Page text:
April 25, 2013
AMERICA, N.A., PLAINTIFF,
MPLDP, LLC ET AL.,
The opinion of the court was delivered by: United States District Judge Robert C. Jones
This case arises out of a default on a commercial loan. Plaintiff has filed an Emergency Motion to Appoint Receiver (ECF No. 17). Defendants have filed a Motion to Dismiss (ECF No. 18). For the reasons given herein, the Court denies the emergency motion to appoint a
in part, and denies the motion to dismiss. The Court will hold a hearing to determine a receiver is warranted.
FACTS AND PROCEDURAL HISTORY
On or about October 4, 2007, Plaintiff Bank of America, N.A. made a commercial loan to Defendant MPLDP, LLC in the amount of $1.7 million to purchase a 14,170 square-foot, multi-tenant, commercial building located at 2715 Argent Ave., Elko, NV 89801 (the "Property"). (Compl. ¶¶ 2, 13--14, Feb. 7, 2013, ECF No. 1; Loan Agreement § 1.1, Oct. 4, 2007, ECF No. 2, loan was secured by a deed of trust, assignment of rents, security agreement, and ("DOT"). (Compl. ¶ 20; DOT, Oct. 4, 2007, ECF No. 2, at 19). The DOT granted MPLDP a revocable license to collect and retain the rents of the Property so long as the Loan Agreement was not in default. (Compl. ¶ 24; DOT § 3.2). The DOT includes, as its title security agreement including all tangible personal property, general intangibles, and deposit accounts. (Compl. ¶ 26; DOT § 4.1).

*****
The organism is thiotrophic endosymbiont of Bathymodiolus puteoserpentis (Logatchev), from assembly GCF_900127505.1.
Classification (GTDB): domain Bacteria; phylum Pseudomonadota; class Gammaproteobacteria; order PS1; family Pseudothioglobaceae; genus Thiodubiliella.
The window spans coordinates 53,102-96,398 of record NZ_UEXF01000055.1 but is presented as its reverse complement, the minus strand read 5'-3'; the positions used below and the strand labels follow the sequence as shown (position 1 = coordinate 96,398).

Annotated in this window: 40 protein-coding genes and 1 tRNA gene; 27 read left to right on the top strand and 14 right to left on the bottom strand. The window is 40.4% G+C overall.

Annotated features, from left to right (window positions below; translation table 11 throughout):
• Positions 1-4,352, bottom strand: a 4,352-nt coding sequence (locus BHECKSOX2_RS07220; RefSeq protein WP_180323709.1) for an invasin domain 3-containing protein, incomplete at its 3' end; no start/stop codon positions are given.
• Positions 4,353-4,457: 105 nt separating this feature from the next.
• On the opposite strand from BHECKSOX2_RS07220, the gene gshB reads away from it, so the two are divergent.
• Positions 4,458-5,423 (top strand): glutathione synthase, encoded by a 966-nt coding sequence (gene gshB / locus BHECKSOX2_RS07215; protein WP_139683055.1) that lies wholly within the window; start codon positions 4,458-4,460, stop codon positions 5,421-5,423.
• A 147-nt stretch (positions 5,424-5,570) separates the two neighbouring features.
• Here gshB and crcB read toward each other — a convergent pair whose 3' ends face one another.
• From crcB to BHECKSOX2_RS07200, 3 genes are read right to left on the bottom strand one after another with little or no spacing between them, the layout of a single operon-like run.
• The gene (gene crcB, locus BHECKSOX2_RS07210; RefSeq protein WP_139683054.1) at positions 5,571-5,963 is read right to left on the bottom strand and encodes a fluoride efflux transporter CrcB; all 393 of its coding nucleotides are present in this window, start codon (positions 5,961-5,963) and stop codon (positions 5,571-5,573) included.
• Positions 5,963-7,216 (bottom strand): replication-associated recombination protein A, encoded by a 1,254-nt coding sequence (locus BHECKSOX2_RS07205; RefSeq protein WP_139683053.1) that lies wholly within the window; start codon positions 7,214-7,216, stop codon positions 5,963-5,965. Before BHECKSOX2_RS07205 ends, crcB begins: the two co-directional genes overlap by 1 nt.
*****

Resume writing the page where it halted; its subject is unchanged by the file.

Upon any event of default, Plaintiff is permitted under the Loan Agreement to declare default and demand immediate full repayment. (Compl. ¶ 18; Loan Agreement § 9). Under the DOT, Plaintiff is also permitted upon any event of default to, inter alia, "in person, by agent or court-appointed receiver . . . enter, take possession of, manage and operate all or any part of the Property, and . . . collect any and all Rents . . . ." (DOT § 6.3(c)).
Furthermore, Defendant D. Patel signed two guaranties, one in his personal capacity (the "D. Patel Guaranty") and one on behalf of Defendant Patel Northeastern Nevada Cardiology PC ("PNENC") in his capacity as President (the "PNENC Guaranty"), and Defendant M. Patel also signed a guaranty in a personal capacity (the "M. Patel Guaranty"). (Compl. ¶¶ 30--33). The Guaranties are materially identical and are attached to the Complaint as Exhibits 3, 5, and 4, respectively.